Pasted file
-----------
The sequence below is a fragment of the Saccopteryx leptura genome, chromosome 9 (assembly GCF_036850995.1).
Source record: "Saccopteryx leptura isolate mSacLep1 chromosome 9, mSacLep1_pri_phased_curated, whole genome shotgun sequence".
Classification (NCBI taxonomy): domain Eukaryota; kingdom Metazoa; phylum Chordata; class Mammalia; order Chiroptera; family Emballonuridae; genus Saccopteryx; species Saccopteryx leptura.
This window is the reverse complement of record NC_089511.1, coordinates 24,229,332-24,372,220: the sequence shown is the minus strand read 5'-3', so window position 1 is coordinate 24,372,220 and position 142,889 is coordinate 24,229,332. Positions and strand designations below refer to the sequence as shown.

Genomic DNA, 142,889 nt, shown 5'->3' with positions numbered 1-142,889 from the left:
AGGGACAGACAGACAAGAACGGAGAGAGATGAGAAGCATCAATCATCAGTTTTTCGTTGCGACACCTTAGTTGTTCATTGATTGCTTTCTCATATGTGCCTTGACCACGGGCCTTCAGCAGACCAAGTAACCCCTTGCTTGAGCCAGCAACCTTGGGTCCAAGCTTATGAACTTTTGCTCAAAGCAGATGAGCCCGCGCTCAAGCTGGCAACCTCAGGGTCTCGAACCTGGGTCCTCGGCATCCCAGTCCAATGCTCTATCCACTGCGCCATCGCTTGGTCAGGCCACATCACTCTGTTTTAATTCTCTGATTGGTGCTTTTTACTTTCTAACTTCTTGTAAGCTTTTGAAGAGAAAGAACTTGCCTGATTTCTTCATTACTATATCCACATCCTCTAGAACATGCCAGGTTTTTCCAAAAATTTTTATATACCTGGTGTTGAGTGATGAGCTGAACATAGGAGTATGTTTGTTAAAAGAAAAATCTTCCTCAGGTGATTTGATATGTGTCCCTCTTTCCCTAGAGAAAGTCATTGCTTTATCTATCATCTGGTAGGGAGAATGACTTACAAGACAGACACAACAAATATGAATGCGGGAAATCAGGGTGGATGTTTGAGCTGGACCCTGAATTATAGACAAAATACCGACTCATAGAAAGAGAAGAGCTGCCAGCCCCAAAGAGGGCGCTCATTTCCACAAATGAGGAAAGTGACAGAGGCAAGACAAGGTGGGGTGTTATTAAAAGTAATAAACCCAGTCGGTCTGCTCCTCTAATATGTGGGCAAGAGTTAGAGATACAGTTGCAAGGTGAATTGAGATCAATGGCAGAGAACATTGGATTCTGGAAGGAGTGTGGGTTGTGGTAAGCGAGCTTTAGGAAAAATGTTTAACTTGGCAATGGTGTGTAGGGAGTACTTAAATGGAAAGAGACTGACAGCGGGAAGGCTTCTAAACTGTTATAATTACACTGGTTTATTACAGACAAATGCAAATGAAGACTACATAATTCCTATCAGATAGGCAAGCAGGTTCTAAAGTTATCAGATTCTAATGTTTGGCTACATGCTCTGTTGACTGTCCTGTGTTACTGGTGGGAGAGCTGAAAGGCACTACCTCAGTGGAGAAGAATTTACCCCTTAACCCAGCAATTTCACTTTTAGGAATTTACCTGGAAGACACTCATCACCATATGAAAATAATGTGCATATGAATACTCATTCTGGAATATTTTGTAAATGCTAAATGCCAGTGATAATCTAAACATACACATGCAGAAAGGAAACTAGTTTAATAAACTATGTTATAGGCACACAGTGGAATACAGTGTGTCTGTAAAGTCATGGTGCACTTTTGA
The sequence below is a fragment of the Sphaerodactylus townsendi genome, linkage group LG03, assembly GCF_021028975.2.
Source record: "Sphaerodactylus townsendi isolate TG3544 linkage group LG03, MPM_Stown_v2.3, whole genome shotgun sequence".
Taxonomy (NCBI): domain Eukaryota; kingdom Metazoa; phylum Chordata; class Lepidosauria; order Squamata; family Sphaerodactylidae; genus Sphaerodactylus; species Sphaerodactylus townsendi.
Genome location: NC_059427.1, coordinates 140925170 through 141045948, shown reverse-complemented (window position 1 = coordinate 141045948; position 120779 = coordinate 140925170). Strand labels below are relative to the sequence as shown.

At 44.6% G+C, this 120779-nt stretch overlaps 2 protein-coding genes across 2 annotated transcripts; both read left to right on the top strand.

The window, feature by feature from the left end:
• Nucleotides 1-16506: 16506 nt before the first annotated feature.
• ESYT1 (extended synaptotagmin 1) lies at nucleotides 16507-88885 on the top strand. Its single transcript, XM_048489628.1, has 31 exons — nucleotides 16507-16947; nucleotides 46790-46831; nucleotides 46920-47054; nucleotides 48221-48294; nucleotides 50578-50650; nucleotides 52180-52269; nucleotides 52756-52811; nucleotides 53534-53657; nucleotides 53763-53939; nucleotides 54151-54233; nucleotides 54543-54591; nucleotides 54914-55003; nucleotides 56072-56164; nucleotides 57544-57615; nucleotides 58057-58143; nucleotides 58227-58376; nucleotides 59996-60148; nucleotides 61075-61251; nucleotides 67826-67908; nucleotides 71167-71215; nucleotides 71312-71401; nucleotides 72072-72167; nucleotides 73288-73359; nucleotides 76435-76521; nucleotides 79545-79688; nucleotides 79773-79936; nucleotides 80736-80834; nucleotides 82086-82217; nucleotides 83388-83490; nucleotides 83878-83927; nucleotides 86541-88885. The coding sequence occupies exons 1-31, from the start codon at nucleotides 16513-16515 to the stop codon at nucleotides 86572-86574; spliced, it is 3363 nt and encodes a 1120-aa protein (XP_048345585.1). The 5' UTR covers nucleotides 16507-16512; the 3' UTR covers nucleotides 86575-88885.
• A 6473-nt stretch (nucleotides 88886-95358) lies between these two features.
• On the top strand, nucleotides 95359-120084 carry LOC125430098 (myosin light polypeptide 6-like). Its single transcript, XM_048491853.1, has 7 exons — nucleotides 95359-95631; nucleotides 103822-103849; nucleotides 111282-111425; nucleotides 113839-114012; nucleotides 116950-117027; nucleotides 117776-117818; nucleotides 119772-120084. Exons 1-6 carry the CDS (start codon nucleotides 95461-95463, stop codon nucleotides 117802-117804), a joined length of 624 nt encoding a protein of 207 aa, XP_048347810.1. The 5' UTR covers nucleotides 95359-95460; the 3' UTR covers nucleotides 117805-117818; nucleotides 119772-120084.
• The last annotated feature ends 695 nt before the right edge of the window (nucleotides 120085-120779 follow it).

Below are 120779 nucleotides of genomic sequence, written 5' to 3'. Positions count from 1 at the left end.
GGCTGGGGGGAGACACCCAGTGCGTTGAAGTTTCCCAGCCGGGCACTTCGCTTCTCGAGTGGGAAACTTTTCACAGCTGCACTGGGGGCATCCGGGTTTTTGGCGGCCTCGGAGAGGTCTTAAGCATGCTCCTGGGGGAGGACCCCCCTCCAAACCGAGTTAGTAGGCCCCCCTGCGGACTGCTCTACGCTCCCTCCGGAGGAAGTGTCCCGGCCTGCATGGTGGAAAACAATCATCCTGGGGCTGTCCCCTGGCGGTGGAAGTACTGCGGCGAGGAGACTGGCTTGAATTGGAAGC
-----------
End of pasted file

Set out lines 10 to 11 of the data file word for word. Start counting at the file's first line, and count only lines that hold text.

Genome location: NC_059427.1, coordinates 140925170 through 141045948, shown reverse-complemented (window position 1 = coordinate 141045948; position 120779 = coordinate 140925170). Strand labels below are relative to the sequence as shown.

At 44.6% G+C, this 120779-nt stretch overlaps 2 protein-coding genes across 2 annotated transcripts; both read left to right on the top strand.